Appointments   HBC Refills   Incoming Students   Graduates/Health Records
Health Services

Carbohydrates

Carbohydrates are organic compounds that provide our bodies (and brains) with glucose, their basic fuel. There are two major types of carbohydrates, complex carbohydrates (starches and fiber) and simple carbohydrates (sugars).

carbohydratesWhole grains provide the most nutrient-dense source of complex carbohydrates. Oatmeal, whole wheat bread, brown rice and barley are examples of whole grain products that are also rich in vitamins, minerals, fiber, and other biologically active components called phyto-chemicals.

Refined carbohydrates such as white bread, white rice, sugar-sweetened foods and beverages provide energy, but with less nutritional value and fiber content. Eating whole grain foods helps the body to keep its sugar balance and lower the risk of heart disease.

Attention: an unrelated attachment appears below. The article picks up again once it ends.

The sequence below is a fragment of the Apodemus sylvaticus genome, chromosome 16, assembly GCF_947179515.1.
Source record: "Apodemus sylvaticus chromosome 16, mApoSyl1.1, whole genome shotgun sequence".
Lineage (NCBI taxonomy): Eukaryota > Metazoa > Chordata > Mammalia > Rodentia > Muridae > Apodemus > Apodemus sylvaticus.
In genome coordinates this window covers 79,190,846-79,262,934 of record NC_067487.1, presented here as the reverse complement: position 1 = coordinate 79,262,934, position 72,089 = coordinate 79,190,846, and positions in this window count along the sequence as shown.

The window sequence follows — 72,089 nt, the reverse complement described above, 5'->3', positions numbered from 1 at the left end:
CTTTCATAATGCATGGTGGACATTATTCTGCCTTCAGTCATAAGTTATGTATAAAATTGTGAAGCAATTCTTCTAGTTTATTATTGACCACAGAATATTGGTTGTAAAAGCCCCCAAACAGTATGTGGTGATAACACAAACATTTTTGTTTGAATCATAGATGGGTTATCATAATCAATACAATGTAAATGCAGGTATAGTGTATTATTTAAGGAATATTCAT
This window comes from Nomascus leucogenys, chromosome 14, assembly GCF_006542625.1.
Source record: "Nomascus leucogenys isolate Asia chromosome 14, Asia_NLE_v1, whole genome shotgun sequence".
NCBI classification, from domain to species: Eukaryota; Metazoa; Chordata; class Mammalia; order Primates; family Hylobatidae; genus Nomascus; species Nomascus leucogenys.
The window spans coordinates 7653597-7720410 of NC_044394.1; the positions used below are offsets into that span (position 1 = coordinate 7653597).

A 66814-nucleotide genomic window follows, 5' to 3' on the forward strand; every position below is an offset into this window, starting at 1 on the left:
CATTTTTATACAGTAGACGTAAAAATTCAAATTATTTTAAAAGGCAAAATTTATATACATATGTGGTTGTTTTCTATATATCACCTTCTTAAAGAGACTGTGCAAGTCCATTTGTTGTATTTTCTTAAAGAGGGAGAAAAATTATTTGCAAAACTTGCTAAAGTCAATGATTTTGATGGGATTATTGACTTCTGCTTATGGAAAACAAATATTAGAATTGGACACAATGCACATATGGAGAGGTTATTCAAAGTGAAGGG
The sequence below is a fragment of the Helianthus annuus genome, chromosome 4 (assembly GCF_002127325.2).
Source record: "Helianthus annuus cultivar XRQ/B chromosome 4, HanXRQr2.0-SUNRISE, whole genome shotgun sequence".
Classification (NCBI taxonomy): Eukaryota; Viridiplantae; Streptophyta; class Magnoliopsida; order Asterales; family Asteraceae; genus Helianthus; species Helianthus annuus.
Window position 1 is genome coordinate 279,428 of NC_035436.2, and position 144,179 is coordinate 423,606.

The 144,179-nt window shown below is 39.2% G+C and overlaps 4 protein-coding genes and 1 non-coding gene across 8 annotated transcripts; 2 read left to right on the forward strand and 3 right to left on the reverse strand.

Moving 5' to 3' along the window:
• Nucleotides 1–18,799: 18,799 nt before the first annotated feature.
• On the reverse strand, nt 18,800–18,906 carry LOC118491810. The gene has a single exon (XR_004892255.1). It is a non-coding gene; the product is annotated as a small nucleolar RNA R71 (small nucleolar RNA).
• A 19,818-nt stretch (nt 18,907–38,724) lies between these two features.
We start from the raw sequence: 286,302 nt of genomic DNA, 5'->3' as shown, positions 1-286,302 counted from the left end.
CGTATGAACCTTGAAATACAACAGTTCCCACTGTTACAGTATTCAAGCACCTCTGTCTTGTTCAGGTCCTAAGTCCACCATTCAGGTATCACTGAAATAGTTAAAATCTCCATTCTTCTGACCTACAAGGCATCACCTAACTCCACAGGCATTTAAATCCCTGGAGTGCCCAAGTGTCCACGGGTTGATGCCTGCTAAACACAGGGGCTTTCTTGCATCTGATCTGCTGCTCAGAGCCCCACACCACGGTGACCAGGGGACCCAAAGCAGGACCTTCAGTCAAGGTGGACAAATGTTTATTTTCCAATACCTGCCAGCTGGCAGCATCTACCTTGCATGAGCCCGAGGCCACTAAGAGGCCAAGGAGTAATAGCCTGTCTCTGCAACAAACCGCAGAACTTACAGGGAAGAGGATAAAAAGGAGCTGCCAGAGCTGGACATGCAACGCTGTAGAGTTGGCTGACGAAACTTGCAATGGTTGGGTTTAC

Some diets, like the Atkins diet, make carbohydrates appear to be "evil" or "bad" and the source of body fat. These diets are unhealthy because they usually include worrisome amounts of fat and are not a sustainable way to eat. If you are going to try a low carb diet, try to at least include some fruits, vegetables, and whole grains on a daily basis as they contain vitamins, minerals, and other nutrients that are needed for good health (you can't get all of these nutrients even if you are taking supplements).

Good food sources for carbohydrates include:

For more nutritionial information you can call Health Services to make an appointment with the campus nutritionist 580-5550.


For more information on Carbohydrates you can visit Harvard University's website.
  
 

A A A